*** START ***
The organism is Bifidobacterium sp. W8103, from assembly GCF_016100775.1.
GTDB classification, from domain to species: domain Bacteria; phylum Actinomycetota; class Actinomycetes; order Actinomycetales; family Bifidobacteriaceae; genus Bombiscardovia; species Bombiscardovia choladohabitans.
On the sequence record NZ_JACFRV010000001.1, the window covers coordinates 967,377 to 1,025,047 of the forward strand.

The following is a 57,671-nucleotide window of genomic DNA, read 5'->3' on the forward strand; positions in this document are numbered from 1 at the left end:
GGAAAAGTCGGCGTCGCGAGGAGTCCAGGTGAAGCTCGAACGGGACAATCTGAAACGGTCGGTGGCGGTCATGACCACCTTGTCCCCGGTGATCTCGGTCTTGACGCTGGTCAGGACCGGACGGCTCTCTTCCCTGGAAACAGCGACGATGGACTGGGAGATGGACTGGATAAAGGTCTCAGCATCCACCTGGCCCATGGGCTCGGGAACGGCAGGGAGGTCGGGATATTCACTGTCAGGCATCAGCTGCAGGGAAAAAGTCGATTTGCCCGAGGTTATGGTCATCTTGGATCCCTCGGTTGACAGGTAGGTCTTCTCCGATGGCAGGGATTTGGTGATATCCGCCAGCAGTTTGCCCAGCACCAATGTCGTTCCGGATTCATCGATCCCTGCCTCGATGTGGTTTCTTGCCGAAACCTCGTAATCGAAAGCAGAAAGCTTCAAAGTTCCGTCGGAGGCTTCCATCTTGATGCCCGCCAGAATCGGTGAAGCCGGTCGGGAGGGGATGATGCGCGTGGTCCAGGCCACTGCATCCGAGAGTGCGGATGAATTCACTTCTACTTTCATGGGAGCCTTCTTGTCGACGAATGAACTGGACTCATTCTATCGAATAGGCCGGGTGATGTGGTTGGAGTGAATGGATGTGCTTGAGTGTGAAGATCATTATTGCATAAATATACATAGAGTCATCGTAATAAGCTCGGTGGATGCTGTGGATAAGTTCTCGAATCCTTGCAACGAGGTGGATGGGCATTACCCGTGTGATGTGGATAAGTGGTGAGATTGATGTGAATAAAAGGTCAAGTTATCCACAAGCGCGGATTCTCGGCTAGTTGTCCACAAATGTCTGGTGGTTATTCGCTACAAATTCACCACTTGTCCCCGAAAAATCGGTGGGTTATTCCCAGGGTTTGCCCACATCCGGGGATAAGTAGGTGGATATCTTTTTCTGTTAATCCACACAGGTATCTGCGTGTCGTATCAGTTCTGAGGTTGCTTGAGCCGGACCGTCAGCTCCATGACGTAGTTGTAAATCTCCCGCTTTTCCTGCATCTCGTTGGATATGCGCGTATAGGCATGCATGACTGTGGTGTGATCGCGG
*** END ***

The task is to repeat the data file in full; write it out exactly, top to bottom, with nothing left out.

The organism is Bifidobacterium sp. W8103, from assembly GCF_016100775.1.
GTDB classification, from domain to species: domain Bacteria; phylum Actinomycetota; class Actinomycetes; order Actinomycetales; family Bifidobacteriaceae; genus Bombiscardovia; species Bombiscardovia choladohabitans.
On the sequence record NZ_JACFRV010000001.1, the window covers coordinates 967,377 to 1,025,047 of the forward strand.

The following is a 57,671-nucleotide window of genomic DNA, read 5'->3' on the forward strand; positions in this document are numbered from 1 at the left end:
GGAAAAGTCGGCGTCGCGAGGAGTCCAGGTGAAGCTCGAACGGGACAATCTGAAACGGTCGGTGGCGGTCATGACCACCTTGTCCCCGGTGATCTCGGTCTTGACGCTGGTCAGGACCGGACGGCTCTCTTCCCTGGAAACAGCGACGATGGACTGGGAGATGGACTGGATAAAGGTCTCAGCATCCACCTGGCCCATGGGCTCGGGAACGGCAGGGAGGTCGGGATATTCACTGTCAGGCATCAGCTGCAGGGAAAAAGTCGATTTGCCCGAGGTTATGGTCATCTTGGATCCCTCGGTTGACAGGTAGGTCTTCTCCGATGGCAGGGATTTGGTGATATCCGCCAGCAGTTTGCCCAGCACCAATGTCGTTCCGGATTCATCGATCCCTGCCTCGATGTGGTTTCTTGCCGAAACCTCGTAATCGAAAGCAGAAAGCTTCAAAGTTCCGTCGGAGGCTTCCATCTTGATGCCCGCCAGAATCGGTGAAGCCGGTCGGGAGGGGATGATGCGCGTGGTCCAGGCCACTGCATCCGAGAGTGCGGATGAATTCACTTCTACTTTCATGGGAGCCTTCTTGTCGACGAATGAACTGGACTCATTCTATCGAATAGGCCGGGTGATGTGGTTGGAGTGAATGGATGTGCTTGAGTGTGAAGATCATTATTGCATAAATATACATAGAGTCATCGTAATAAGCTCGGTGGATGCTGTGGATAAGTTCTCGAATCCTTGCAACGAGGTGGATGGGCATTACCCGTGTGATGTGGATAAGTGGTGAGATTGATGTGAATAAAAGGTCAAGTTATCCACAAGCGCGGATTCTCGGCTAGTTGTCCACAAATGTCTGGTGGTTATTCGCTACAAATTCACCACTTGTCCCCGAAAAATCGGTGGGTTATTCCCAGGGTTTGCCCACATCCGGGGATAAGTAGGTGGATATCTTTTTCTGTTAATCCACACAGGTATCTGCGTGTCGTATCAGTTCTGAGGTTGCTTGAGCCGGACCGTCAGCTCCATGACGTAGTTGTAAATCTCCCGCTTTTCCTGCATCTCGTTGGATATGCGCGTATAGGCATGCATGACTGTGGTGTGATCGCGG